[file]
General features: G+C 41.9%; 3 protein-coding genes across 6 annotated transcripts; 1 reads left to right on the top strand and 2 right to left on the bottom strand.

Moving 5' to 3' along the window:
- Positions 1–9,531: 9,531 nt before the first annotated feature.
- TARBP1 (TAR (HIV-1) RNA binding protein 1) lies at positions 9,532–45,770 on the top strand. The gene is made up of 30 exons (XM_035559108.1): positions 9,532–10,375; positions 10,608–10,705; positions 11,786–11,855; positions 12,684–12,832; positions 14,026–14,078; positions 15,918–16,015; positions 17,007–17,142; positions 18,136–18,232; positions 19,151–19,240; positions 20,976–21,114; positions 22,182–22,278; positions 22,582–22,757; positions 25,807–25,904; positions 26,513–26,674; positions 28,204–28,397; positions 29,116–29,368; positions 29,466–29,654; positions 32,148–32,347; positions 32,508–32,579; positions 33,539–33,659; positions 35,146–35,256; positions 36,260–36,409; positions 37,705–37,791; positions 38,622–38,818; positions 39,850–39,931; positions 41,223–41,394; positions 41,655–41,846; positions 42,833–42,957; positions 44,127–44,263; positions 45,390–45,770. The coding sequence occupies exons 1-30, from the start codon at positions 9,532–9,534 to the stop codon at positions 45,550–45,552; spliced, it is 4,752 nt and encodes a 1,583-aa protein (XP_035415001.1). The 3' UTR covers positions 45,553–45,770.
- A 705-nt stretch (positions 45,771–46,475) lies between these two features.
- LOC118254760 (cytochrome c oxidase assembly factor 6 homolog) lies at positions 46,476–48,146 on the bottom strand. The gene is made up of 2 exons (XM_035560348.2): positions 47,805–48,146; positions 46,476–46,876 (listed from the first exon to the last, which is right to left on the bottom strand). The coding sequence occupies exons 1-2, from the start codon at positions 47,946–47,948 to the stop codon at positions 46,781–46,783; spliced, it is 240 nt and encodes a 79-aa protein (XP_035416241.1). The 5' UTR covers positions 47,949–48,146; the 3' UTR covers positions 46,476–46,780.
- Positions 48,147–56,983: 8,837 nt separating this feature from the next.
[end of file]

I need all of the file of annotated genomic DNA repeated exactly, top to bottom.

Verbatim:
General features: G+C 41.9%; 3 protein-coding genes across 6 annotated transcripts; 1 reads left to right on the top strand and 2 right to left on the bottom strand.

Moving 5' to 3' along the window:
- Positions 1–9,531: 9,531 nt before the first annotated feature.
- TARBP1 (TAR (HIV-1) RNA binding protein 1) lies at positions 9,532–45,770 on the top strand. The gene is made up of 30 exons (XM_035559108.1): positions 9,532–10,375; positions 10,608–10,705; positions 11,786–11,855; positions 12,684–12,832; positions 14,026–14,078; positions 15,918–16,015; positions 17,007–17,142; positions 18,136–18,232; positions 19,151–19,240; positions 20,976–21,114; positions 22,182–22,278; positions 22,582–22,757; positions 25,807–25,904; positions 26,513–26,674; positions 28,204–28,397; positions 29,116–29,368; positions 29,466–29,654; positions 32,148–32,347; positions 32,508–32,579; positions 33,539–33,659; positions 35,146–35,256; positions 36,260–36,409; positions 37,705–37,791; positions 38,622–38,818; positions 39,850–39,931; positions 41,223–41,394; positions 41,655–41,846; positions 42,833–42,957; positions 44,127–44,263; positions 45,390–45,770. The coding sequence occupies exons 1-30, from the start codon at positions 9,532–9,534 to the stop codon at positions 45,550–45,552; spliced, it is 4,752 nt and encodes a 1,583-aa protein (XP_035415001.1). The 3' UTR covers positions 45,553–45,770.
- A 705-nt stretch (positions 45,771–46,475) lies between these two features.
- LOC118254760 (cytochrome c oxidase assembly factor 6 homolog) lies at positions 46,476–48,146 on the bottom strand. The gene is made up of 2 exons (XM_035560348.2): positions 47,805–48,146; positions 46,476–46,876 (listed from the first exon to the last, which is right to left on the bottom strand). The coding sequence occupies exons 1-2, from the start codon at positions 47,946–47,948 to the stop codon at positions 46,781–46,783; spliced, it is 240 nt and encodes a 79-aa protein (XP_035416241.1). The 5' UTR covers positions 47,949–48,146; the 3' UTR covers positions 46,476–46,780.
- Positions 48,147–56,983: 8,837 nt separating this feature from the next.